Friday, December 10, 2004

Rocky Creek, 12/7/04

Rocky Creek is one of those sleepers, an easily overlooked stream that secretly gives up some big native fish to those few anglers who are in the know. I have, on occasion, heard rumors about Rocky Creek that told of large white streamers and big bull trout. This is the kind of rumor that you hear just often enough to remember the last time you heard it. "Oh yeah, 'ol Sal told me about that place once," you say as you catalogue the details into some remote part of your brain that compiles and cross references obscure rumors. One day you hear the rumor again and a light turns on in your head. Before you know it you're telling yourself that you have to get up there and angle for some of those bull trout.
So it was on this past Monday that my friend Leonard and I went up to Rocky Creek high on the hopes that we might get into some bull trout. The river was running clear and low, normal for this time of year. We stopped in the middle of a bridge to look down into the water and see if we could spot some bulls. Of course we didn't spot any, they blend in too well with the streambed. We did see some salmon; cohos and a few old chums who looked to have been dead for a week despite the fact that they were still facing into the current barely swimming in place.
We crossed the bridge and drove upstream. I would have liked to have gone up further but we had driven far enough for such a short day and had already found some good looking water. It rained as we strung up our rods. Big drops of water dripped down on us from moss covered tree limbs high overhead. Occasionally the low clouds parted affording us a view of snow covered mountains. This time of year you never seem to be very far from a snowy mountain or two.
The fishing was fair. That is to say that it's better than work and just being outside amongst the mountains and dead salmon is its own reward. I did manage to land a couple of fish. The first one was a seventeen inch bull trout. I caught him out of the head of a pool that I drifted my streamer through. When I felt my fly stop I thought that it had snagged a rock. When the "rock" started moving downstream I knew I had a fish on. He fought like hell, taking line up and down the pool. The second fish I landed was a spawned out coho. I caught him in a shallow slot just off the bank. Though he probably weighed three times more than the first fish he only fought half as much. I guess that being half dead takes the wind out of the 'ol sails.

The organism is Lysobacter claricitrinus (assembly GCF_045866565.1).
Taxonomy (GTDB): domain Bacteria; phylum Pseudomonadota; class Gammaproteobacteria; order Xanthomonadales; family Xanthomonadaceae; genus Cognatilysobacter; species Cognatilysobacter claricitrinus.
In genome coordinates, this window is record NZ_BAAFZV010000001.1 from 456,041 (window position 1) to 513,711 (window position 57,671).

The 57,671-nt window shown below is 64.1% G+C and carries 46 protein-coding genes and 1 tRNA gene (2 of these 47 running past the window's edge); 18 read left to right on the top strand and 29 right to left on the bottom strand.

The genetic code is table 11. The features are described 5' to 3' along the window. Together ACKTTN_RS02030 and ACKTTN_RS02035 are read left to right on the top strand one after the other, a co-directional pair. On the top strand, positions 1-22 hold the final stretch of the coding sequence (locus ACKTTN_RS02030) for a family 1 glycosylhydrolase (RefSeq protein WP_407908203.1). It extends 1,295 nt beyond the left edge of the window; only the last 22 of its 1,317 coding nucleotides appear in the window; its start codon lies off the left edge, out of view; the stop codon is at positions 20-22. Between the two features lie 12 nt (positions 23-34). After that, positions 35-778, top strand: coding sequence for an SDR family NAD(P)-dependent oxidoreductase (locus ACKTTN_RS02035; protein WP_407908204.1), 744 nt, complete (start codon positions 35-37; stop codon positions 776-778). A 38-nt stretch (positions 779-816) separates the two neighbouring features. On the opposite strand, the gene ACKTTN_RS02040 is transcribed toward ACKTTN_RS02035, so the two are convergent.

Leonard did't do as well. He fished as hard as I did with the same sort of fly that I had. Maybe it just wasn't his day. Or maybe I had been lucky to catch my two fish. Who knows? I do know that it would have been better if he did catch something if only so I didn't have to ponder the merrits of skill versus the randomness of blind luck. But I think that Leonard had a good day despite being skunked. I know that my day was better for him being there. I had to brag to someone.

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